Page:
A total of 5761 consecutive patients underwent PCI with PES (1365), SES (2774) or EES (1622) between 16 April 2002 and 31 March 2009. All analyses were performed on 5363 patients with PES (1298), SES (2599) or EES (1466) because LVEF was unavailable in 315 patients and 83 patients were lost to follow-up. Median follow-up was 2.4 years (IQR 1.9–3.0 years) in patients treated with EES, 3.6 years (IQR 2.8–4.0 years) in patients treated with SES and 4.0 years (IQR 3.4–4.0 years) in patients treated with PES.
Baseline and procedural characteristics
We observed several differences in clinical baseline and procedural characteristics between the three LVEF groups (table 1). Most notable were the differences in age, hypertension, body mass index, family history of coronary artery disease, smoking status, dyslipidemia and renal failure. Patients with a moderate–severely impaired or mildly impaired LVEF presented more often with an acute coronary syndrome (74.7% and 74.0%, respectively) than patients with a normal LVEF (41.1%). Only patients with an impaired LV function presented with cardiogenic shock (0.9% in the mildly impaired LVEF group and 5.8% in the moderate–severely impaired LVEF group).
Remarkable were the differences in number of patients undergoing multivessel treatment, stent diameter and length, number of stents implanted, use of glycoprotein IIb/IIIa and discharge medication. Normal LVEF patients more frequently had PES or SES implanted compared with more EES use in moderate–severely impaired LVEF patients. In the moderate–severely impaired LVEF group, the culprit vessel was more frequently the left main or left anterior descending artery, whereas relatively more normal LVEF patients culprit lesions in the left circumflex or right coronary artery. Baseline and procedural characteristics of all patients sorted by stent type are presented in the supplemental table.
Study endpoints in relation to LV function
The study endpoints are presented in table 2. Definite ST occurred in 123 (2.3%) patients and definite/probable ST occurred in 331 (6.2%) subjects. No patient had multiple STs. In general, patients with impaired LV function had a higher incidence of ST. In particular, patients with a moderate–severely impaired LVEF had a higher incidence of definite ST (aHR 1.82; 95% CI 1.10 to 3.00; p value 0.02) and definite/probable ST (aHR 1.86; 95% CI 1.30 to 2.66; p value 0.001) than patients with a normal LVEF. This difference was based on higher EST rates in moderate–severely impaired LVEF patients (aHR 2.20; CI 1.06 to 4.53), whereas LST rates did not significantly differ (aHR 1.34; CI 0.72 to 2.50).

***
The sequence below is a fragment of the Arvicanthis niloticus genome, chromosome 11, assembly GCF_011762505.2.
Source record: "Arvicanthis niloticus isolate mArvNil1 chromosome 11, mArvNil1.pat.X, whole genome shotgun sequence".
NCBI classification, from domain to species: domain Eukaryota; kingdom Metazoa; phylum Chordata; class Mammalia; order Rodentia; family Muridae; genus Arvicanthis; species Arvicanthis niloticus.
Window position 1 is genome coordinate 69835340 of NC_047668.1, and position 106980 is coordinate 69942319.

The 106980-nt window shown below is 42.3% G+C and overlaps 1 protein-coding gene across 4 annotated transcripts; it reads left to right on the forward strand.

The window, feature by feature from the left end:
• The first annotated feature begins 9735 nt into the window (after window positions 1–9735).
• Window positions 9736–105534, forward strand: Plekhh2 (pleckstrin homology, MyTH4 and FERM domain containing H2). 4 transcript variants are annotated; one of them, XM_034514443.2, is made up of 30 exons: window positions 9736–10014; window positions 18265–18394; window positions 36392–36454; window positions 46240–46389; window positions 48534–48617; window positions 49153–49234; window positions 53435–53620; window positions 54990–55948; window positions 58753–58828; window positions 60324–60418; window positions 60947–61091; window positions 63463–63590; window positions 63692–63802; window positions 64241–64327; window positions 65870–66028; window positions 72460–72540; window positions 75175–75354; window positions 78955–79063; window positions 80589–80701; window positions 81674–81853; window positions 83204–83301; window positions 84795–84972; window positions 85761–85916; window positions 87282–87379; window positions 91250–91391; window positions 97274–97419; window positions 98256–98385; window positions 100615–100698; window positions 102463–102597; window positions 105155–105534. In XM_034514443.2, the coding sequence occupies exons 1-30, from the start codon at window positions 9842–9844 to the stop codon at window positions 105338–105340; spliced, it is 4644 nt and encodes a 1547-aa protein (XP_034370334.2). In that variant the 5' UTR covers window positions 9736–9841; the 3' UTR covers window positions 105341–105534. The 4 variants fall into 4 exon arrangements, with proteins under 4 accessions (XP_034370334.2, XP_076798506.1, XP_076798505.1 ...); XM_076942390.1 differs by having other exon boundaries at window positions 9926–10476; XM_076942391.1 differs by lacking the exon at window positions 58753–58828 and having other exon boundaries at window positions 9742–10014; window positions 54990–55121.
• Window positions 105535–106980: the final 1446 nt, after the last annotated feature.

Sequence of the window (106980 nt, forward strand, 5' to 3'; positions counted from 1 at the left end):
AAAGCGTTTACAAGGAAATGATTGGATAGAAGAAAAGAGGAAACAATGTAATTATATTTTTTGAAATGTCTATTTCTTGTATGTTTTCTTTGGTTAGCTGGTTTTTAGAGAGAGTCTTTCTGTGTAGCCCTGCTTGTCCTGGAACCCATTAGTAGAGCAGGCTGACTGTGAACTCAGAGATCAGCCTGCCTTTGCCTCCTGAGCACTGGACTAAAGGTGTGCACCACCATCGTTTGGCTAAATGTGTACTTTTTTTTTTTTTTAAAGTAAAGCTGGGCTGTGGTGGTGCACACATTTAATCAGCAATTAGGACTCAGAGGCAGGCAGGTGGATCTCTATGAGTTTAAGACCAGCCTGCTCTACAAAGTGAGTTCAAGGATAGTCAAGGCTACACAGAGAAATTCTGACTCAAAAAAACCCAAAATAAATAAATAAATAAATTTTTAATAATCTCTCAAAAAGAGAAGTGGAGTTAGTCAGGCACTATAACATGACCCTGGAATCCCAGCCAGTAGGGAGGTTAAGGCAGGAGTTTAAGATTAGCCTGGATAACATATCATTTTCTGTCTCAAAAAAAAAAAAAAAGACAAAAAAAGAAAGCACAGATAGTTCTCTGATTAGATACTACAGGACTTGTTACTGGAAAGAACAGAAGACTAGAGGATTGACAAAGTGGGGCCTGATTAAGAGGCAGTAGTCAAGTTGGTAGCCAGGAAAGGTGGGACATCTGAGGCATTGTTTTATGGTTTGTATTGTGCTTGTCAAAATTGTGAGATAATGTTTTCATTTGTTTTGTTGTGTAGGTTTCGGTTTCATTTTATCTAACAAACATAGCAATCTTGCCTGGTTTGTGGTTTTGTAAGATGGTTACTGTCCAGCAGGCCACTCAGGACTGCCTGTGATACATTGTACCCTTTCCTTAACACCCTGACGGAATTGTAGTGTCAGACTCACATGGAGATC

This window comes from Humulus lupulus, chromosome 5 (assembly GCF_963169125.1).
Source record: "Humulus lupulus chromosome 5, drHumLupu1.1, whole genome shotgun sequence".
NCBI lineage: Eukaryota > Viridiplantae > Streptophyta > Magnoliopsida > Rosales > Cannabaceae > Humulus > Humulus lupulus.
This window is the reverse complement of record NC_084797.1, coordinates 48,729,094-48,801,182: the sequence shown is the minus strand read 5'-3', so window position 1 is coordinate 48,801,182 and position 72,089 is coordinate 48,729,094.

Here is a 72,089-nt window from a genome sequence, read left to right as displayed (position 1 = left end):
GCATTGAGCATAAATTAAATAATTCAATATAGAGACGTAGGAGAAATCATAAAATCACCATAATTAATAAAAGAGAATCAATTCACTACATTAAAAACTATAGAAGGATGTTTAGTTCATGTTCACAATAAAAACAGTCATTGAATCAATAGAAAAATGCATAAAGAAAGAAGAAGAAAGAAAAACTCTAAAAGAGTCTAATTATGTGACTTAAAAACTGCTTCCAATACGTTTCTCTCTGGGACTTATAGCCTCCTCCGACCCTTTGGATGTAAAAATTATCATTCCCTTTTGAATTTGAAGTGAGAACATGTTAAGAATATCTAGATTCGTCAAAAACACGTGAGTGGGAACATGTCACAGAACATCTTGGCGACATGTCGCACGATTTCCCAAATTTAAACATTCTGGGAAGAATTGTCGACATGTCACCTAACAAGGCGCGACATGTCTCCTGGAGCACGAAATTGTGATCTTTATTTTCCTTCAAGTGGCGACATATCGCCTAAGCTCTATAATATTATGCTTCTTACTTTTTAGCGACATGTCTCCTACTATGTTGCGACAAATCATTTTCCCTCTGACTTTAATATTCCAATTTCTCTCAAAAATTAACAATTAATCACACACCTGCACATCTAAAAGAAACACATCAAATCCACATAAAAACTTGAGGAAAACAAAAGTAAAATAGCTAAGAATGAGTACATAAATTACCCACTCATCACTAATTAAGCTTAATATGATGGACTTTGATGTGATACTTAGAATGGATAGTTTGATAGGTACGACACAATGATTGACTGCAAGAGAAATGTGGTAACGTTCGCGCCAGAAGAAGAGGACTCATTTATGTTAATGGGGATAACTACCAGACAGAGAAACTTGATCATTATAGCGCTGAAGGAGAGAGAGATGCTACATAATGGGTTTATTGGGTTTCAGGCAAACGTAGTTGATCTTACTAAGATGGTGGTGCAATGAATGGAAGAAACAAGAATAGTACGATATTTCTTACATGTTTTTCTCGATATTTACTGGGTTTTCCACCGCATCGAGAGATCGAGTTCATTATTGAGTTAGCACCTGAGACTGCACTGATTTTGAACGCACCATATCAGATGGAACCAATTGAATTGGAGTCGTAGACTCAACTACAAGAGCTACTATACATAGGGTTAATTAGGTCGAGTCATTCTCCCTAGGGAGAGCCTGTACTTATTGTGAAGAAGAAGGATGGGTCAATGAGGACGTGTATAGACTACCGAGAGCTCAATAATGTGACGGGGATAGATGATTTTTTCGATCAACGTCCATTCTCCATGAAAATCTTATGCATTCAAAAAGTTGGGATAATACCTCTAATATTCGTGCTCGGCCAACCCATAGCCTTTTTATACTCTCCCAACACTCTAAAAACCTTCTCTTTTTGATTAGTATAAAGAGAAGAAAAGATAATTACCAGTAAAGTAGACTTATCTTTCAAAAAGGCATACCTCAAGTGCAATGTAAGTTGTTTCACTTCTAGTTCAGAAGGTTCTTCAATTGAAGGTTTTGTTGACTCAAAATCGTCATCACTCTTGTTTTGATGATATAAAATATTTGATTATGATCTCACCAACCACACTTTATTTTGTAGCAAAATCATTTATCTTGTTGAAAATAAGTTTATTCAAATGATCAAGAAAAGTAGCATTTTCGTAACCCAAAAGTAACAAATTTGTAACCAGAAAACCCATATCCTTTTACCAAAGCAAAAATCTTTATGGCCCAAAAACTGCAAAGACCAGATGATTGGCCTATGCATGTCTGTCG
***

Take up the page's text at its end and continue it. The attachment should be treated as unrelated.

The incidence of clinical endpoints was also clearly associated with LV function. Specifically, more patients in the moderate–severely impaired LVEF group died (aHR 2.09; CI 1.60 to 2.73). A similar difference in clinical outcome was found in the incidence of cardiac death (aHR 2.58; CI 1.85 to 3.58). The occurrence of MI between was equal in the various LVEF groups.
LV function, stent type and study endpoints
Table 3 and figure 1 show the relationship between DES type and study endpoints. In general, patients who received EES had a lower incidence of ST than patients receiving PES or SES, although statistical significance could not be demonstrated for all endpoints. Differences between EES and PES were most pronounced. These observations were consistent in the three groups of patients according to LVEF. In particular, patients treated with EES had a lower incidence of definite ST than those treated with PES (aHRs 0.15, 0.13 and 0.12 for those with a normal, mildly impaired and moderate–severely impaired LVEF, respectively) and a lower incidence of definite/probable ST (aHRs 0.47, 0.65 and 0.52). Moderate–severely impaired LVEF patients had significantly higher rates of definite ST when using PES (p=0.04) and a trend towards a higher incidence of ST when using SES (p=0.07), whereas ST rates were similar in both LVEF groups when using EES (p=0.34) (figure 2).
Most noteworthy concerning the differences in incidence of clinical endpoints between the DES types is the difference in the incidence of MI between patients treated with EES and those treated with PES (aHR 0.50, 0.65 and 0.19). The graph of the log(−log(survival)) versus log of survival time graph resulted in parallel curves, and Schoenfeld residuals indicated Cox proportional hazard assumptions were not violated.
None of the LVEF * DES type interaction terms were significant in the multivariate analyses that we applied. Thus, we did not reveal any indication of heterogeneity in the relation between DES type and the study endpoints according to LV function.
This large observational cohort study with long-term follow-up of patients undergoing PCI with early-generation DES or newer-generation EES shows us that (1) impaired LV function was associated with increased risk of ST; (2) newer-generation EES was associated with a reduced risk of ST compared with early-generation DES; (3) the association between relative reduction of ST and EES was independent of LVEF and (4) EES seemed especially associated with reduced LST rates in patients with a normal LVEF, while the lower ST rates in the mildly impaired and moderate–severely impaired LVEF groups seemed unrelated to the timing of ST.